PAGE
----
Journal of Laboratory Physicians

: 2019  |  Volume : 11  |  Issue : 1  |  Page : 87--90

Bacteremia caused by Comamonas testosteroni an unusual pathogen

Shreekant Tiwari1, Monalisah Nanda2,  
1 Department of Microbiology, Hi-Tech Medical College and Hospital, Rourkela, Odisha, India
2 Department of Skin and VD, SCB Medical College and Hospital, Cuttack, Odisha, India

Correspondence Address:
Dr. Shreekant Tiwari
S. O. Qr. No. 1 SCB Campus, Ranihat Medical Road, Cuttack - 753 007, Odisha


Comamonas species are rare isolates in microbiology laboratories and have been infrequently reported as an infectious agent in routine clinical practice. They have a wide range of natural habitats including water, soil, and plants as well as from some hospital devices, such as intravenous lines and the reservoir water in the humidifiers of respiratory therapy equipment. Comamonas testosteroni is rarely recognized as a human pathogen. In spite of its uncommon human pathogenesis, there are few reports where it was reported as an aggressive opportunistic pathogen, and that was mostly related to Testosterone species. Herewith, we are reporting this pathogen from the blood of an immunocompetent female. The aim of this case report is to alert clinicians and laboratory physicians for the potential diagnosis and clinical approach of bloodstream infections caused by such unusual pathogens. This is the first documented case of bacteremia caused by C. testosteroni from India.

How to cite this article:
Tiwari S, Nanda M. Bacteremia caused by Comamonas testosteroni an unusual pathogen.J Lab Physicians 2019;11:87-90

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Tiwari S, Nanda M. Bacteremia caused by Comamonas testosteroni an unusual pathogen. J Lab Physicians [serial online] 2019 [cited 2020 Jan 19 ];11:87-90
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Comamonas testosteroni is an aerobic Gram-negative bacillus that is oxidase positive, motile, nonspore forming, nonglucose fermenting, and arranged either singly or in pairs.[1] It was formerly known as Pseudomonas testosteroni, and now this bacillus was reclassified by molecular genetics. It was renamed as C. testosteroni as it is known to use testosterone as the sole source of carbon for their growth. Although it has low virulence potency, however, there are few case reports on its involvement in human infections. became clinically important after 1987 when reports began accumulating on human infections such as peritonitis, cellulitis, endocarditis, meningitis, pneumonia, endophthalmitis, and tenosynovitis[2] but cases of bloodstream infections caused by C. testosteroni have been infrequently reported. C. testosteroni is commonly found in soil, water saprophytes, and plants. It has also been detected in the water of in-use hospital oxygen humidifier reservoirs, hemodialysis solutions, urine, mucus, prostate tissue, stool, and respiratory secretions of cystic fibrosis patients.[3] However, it has not been recognized as a component of the endogenous human microflora. The genus Comamonas originally contained following species: Comamonas terrigena, C. testosteroni, Comamonas denitrificans Comamonas nitrativorans, and Comamonas kerstersii. It now contains 17 species, while Comamonas acidovorans has been separated from the genus on the basis of its 16S rRNA gene and is now known as Delftia acidovorans. Although pathogenic potential of C. testosteroni has not been studied well, it is usually considered as a commensals. Around 36 cases have been reported in medical literature concerning C. testosteroni infection so far.[3] Herewith, we are reporting the first documented case of C. testosteroni bloodstream infection from India.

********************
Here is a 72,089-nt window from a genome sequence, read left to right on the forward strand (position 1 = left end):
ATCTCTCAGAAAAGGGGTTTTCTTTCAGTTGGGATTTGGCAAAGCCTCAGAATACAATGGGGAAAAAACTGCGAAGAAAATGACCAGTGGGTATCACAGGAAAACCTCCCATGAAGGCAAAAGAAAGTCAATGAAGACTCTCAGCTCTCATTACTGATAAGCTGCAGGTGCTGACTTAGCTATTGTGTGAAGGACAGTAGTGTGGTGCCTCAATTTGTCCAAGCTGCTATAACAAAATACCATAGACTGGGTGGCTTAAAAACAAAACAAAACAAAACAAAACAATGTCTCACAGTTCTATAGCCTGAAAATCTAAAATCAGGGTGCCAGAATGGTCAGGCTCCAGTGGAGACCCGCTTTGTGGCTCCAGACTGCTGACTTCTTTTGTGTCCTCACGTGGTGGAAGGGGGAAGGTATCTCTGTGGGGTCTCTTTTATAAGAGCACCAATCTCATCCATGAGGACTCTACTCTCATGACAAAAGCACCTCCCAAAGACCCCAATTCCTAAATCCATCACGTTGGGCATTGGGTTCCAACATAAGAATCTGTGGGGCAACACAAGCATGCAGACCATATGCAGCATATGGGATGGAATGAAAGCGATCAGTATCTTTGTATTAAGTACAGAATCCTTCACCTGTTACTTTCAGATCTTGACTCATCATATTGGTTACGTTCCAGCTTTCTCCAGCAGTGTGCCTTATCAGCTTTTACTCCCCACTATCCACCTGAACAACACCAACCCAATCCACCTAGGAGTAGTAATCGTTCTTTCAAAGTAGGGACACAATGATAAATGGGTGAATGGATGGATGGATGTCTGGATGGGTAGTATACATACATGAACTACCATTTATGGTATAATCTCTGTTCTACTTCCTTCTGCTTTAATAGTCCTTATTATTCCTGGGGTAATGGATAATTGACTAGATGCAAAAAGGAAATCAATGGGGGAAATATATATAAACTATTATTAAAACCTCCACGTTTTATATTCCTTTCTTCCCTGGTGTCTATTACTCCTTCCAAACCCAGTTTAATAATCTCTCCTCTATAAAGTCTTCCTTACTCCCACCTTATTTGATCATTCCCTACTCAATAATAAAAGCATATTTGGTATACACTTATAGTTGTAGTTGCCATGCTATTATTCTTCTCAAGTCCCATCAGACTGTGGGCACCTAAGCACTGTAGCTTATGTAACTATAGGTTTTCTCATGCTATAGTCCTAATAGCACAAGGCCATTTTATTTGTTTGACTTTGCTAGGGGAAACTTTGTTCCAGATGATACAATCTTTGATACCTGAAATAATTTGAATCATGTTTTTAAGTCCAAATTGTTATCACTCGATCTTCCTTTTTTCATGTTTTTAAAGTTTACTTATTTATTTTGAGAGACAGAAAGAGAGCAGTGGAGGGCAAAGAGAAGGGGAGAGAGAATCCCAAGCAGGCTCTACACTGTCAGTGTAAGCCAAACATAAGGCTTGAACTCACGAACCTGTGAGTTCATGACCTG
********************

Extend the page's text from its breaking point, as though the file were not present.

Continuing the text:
Case Report